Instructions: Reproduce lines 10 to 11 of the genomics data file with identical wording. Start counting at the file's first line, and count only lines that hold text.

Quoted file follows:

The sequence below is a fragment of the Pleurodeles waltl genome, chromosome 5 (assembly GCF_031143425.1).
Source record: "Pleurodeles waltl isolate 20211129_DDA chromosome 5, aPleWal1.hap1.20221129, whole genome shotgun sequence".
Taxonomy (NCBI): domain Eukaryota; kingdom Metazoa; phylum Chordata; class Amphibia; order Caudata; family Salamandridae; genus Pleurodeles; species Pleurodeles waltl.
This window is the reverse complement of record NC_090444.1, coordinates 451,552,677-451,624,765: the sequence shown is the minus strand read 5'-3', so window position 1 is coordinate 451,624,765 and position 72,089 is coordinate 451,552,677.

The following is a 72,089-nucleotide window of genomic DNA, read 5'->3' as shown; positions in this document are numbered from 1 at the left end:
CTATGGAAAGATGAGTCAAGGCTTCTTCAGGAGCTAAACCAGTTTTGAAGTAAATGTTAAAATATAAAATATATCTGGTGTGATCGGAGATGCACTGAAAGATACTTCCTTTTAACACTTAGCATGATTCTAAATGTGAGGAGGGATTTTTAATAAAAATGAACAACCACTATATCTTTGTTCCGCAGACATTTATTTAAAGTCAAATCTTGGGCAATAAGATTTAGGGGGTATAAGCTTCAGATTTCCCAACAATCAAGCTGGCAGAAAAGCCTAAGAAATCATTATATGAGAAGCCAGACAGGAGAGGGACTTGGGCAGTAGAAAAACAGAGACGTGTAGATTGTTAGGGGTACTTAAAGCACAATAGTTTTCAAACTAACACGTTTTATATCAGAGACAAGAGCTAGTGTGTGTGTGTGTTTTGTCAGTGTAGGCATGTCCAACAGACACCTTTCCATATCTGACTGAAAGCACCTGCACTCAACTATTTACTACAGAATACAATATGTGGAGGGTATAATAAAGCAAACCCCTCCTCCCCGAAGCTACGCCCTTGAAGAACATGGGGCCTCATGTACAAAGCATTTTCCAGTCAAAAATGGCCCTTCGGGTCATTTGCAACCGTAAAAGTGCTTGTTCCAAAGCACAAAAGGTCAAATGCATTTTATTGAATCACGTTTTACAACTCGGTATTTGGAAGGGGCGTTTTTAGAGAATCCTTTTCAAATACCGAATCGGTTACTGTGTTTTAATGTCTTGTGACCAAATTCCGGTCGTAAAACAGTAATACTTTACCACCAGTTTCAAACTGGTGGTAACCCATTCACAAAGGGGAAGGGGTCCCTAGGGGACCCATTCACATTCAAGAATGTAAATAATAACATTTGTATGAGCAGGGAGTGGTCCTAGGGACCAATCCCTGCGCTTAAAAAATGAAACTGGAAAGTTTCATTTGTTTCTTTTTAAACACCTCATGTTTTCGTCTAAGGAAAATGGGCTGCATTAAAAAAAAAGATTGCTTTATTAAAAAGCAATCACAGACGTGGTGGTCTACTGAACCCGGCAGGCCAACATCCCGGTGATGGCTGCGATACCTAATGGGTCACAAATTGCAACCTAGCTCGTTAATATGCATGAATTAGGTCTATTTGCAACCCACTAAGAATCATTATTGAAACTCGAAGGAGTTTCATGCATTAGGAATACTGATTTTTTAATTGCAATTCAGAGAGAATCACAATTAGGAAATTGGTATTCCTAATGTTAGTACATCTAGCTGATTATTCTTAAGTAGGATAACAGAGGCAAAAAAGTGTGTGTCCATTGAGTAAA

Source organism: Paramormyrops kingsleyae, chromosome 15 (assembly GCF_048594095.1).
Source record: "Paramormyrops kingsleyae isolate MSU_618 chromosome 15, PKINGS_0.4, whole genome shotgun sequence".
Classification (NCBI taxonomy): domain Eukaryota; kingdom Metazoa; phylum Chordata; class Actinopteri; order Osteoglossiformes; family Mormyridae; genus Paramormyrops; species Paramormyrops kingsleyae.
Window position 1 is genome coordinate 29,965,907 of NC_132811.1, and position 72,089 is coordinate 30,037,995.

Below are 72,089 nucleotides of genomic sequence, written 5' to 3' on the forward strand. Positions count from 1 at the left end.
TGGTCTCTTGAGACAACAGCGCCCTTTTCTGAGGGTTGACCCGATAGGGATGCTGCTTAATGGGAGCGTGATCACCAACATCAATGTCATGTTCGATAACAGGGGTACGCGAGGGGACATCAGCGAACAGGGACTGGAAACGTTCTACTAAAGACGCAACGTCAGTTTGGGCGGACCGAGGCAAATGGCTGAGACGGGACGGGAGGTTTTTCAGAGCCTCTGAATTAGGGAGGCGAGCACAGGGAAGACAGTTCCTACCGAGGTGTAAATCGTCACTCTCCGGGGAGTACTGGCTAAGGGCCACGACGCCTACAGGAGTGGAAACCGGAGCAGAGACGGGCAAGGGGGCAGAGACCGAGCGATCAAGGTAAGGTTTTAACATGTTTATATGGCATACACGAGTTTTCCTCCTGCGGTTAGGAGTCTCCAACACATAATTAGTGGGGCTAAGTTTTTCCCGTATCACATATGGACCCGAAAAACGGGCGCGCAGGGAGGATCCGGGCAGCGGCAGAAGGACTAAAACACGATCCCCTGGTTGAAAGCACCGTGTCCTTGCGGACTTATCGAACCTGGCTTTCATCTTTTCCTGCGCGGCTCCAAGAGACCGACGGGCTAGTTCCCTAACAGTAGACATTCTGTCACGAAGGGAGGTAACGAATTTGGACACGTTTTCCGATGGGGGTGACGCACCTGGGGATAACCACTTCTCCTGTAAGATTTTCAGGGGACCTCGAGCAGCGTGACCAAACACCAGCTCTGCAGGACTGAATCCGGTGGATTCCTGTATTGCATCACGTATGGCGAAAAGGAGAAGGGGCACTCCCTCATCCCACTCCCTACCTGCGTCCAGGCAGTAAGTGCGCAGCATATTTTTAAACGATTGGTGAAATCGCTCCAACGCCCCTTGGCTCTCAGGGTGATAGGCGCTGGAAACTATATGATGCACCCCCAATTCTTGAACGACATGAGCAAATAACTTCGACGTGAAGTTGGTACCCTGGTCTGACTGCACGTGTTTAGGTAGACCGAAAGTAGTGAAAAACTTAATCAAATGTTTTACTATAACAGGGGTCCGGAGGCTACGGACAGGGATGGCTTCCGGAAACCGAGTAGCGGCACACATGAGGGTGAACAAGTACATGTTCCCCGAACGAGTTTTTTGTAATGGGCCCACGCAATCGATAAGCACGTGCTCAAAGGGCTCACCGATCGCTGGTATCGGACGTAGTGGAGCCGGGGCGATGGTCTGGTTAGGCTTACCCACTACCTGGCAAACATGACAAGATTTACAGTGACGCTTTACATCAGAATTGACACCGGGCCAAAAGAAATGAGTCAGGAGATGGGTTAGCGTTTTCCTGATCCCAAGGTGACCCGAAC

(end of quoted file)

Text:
Window position 1 is genome coordinate 29,965,907 of NC_132811.1, and position 72,089 is coordinate 30,037,995.

Below are 72,089 nucleotides of genomic sequence, written 5' to 3' on the forward strand. Positions count from 1 at the left end.